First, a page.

Feature Writing (under 25,000 circulation)
Winner: Cory Smith, Stratford Beacon Herald
This journalist is a natural writer; there’s a lovely rhythm to his writing. His use of quotes, details, story structure, variation of sentence length and many other writing devices, which make a feature story memorable, are on full display. A reader is hooked into the story quickly, realizing there is no way they can leave this story without finding out how it ends.
The journalist has taken the time to convince subjects to talk to him for the first time about this tragedy and has obviously given those subjects the space and time they need to move beyond quick quotes. He’s taken care with his sources and their stories. He’s able to convey a real sense of who these people are and what their relationships were to the lost firefighters.
The story is also an important one in reminding all members of society of the sacrifice and potential danger firefighters face every time they answer a call.
Runner-up: Elliot Ferguson, Kingston Whig-Standard
This story is a standout because it is a true feature story; it’s not pegged to any news event or occurrence — it’s a “slice of life” story that the writer has developed, recognizing the nugget of a good story and patiently waiting for the right time for all the pieces to come together. The story has a captivating lede that immediately puts you in the fishing boat with the subjects, and from there, it’s an effortless read into an incredibly well researched piece of feature journalism. At the same time that the story provides a “micro” look at a fascinating fish, it reflects a “macro” theme —”any creature deserves to be able to exist.”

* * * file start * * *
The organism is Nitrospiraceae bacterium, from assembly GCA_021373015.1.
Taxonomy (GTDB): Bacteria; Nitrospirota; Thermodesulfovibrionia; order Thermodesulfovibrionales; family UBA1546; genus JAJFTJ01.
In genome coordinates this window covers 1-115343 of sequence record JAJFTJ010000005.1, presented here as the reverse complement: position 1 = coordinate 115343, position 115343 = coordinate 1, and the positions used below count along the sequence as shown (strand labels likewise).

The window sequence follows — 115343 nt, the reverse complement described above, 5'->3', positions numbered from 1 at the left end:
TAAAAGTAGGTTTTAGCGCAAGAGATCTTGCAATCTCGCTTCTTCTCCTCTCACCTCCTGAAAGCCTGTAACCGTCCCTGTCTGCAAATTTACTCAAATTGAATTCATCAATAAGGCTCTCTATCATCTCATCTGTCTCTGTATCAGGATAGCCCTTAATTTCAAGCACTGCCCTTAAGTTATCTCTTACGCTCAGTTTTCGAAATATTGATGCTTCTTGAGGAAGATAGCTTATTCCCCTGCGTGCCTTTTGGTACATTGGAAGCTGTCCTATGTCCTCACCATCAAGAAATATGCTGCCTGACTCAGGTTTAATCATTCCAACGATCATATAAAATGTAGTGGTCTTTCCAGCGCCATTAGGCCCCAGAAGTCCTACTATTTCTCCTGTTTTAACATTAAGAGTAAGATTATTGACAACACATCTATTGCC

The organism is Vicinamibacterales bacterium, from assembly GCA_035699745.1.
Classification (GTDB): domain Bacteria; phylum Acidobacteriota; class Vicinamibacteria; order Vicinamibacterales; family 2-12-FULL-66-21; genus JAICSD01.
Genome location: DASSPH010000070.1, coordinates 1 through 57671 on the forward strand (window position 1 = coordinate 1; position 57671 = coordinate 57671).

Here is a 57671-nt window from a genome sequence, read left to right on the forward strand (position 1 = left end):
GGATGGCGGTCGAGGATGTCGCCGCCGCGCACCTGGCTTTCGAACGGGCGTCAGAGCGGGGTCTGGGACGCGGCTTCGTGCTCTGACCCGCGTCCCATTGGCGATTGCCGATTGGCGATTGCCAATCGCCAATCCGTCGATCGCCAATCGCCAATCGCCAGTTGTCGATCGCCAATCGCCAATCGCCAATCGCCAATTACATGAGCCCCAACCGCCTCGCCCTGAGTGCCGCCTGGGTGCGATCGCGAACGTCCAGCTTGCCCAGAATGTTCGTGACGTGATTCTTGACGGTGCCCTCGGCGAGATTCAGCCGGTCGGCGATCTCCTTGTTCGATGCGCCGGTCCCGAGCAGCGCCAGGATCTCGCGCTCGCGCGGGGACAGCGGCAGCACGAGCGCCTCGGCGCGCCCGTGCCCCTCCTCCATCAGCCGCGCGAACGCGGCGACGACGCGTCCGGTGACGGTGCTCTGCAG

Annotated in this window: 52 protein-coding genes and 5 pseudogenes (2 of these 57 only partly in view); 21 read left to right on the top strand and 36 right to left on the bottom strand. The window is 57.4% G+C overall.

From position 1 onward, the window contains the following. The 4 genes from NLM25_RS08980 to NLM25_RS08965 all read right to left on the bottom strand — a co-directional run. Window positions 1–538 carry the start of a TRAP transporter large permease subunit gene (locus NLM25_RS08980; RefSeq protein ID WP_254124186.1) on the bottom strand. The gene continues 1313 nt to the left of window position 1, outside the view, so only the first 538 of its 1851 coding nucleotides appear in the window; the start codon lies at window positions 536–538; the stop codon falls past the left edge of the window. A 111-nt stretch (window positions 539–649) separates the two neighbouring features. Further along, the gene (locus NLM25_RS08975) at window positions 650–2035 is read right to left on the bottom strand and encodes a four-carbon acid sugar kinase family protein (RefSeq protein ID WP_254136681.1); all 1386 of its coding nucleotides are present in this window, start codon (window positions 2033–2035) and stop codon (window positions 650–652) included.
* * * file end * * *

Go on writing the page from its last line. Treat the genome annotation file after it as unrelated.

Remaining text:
Runner-up: Denis Langlois, Owen Sound Sun Times
This three-part feature represents the best type of feature writing local newspapers can do. They can cover a local issue in-depth that no other media will come close to covering in scope — and that’s exactly what this writer does in these stories. He explores an issue of life-and-death importance to readers and does an expert job of taking readers behind a headline such as “Car crash kills two.” He deftly writes about the human loss and emotional toll vehicle accidents can take, while shining the light on a dangerous stretch of road and affecting change in that area. This work was also a standout because it was completed under a tight timeframe, while the writer was also producing other stories for the paper.
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